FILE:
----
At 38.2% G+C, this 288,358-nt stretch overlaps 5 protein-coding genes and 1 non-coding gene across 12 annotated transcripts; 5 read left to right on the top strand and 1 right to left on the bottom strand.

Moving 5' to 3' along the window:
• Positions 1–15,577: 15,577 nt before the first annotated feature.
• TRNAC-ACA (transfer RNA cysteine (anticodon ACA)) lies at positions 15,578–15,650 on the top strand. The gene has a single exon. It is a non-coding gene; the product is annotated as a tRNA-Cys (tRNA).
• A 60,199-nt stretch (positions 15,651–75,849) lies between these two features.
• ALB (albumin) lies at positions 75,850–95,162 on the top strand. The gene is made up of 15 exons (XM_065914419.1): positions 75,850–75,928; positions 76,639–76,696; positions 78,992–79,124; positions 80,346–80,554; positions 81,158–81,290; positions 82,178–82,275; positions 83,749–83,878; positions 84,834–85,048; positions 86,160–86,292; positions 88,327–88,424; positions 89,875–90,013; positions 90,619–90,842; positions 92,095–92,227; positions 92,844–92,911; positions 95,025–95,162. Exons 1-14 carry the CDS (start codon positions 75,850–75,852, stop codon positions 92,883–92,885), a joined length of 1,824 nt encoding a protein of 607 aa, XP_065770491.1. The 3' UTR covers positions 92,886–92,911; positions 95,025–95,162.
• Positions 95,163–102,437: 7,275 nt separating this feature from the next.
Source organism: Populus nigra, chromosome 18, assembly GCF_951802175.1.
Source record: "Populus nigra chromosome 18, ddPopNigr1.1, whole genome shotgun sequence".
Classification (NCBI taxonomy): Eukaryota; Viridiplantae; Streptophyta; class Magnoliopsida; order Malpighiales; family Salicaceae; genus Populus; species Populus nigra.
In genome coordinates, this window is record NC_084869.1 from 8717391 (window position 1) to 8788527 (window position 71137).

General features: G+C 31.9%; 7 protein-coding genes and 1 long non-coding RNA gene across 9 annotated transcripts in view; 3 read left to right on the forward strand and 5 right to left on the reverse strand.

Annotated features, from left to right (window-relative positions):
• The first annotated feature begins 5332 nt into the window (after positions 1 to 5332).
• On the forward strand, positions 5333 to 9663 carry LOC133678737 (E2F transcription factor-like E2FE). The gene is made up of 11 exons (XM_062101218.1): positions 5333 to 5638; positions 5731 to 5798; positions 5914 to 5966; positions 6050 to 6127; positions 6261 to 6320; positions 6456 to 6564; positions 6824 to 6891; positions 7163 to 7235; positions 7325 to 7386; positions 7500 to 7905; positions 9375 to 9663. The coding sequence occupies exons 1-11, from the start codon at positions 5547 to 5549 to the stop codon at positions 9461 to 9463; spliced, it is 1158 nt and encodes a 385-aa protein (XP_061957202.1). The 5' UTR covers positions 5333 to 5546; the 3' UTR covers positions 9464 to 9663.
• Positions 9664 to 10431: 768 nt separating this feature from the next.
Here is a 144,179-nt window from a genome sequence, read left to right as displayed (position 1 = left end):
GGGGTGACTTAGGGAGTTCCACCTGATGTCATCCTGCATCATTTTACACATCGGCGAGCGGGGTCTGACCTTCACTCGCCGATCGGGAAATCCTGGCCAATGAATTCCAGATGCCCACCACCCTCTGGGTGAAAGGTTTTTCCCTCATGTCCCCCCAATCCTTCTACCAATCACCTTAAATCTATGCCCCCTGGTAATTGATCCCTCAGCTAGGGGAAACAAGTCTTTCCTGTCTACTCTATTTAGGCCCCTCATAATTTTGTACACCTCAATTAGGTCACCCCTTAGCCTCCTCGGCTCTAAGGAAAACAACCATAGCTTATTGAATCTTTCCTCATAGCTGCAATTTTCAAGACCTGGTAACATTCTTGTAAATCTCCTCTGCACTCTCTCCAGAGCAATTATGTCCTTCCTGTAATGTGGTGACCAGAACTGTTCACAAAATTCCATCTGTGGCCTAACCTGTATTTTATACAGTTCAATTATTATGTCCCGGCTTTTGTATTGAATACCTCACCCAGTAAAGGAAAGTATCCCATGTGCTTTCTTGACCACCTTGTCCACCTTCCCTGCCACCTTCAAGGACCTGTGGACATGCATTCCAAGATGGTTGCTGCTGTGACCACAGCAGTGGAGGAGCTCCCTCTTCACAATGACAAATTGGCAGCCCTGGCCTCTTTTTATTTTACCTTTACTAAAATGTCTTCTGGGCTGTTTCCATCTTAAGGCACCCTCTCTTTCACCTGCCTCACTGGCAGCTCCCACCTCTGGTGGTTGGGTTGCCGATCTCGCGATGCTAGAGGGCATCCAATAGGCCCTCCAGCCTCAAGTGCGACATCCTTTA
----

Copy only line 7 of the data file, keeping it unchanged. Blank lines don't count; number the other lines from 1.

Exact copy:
• Positions 95,163–102,437: 7,275 nt separating this feature from the next.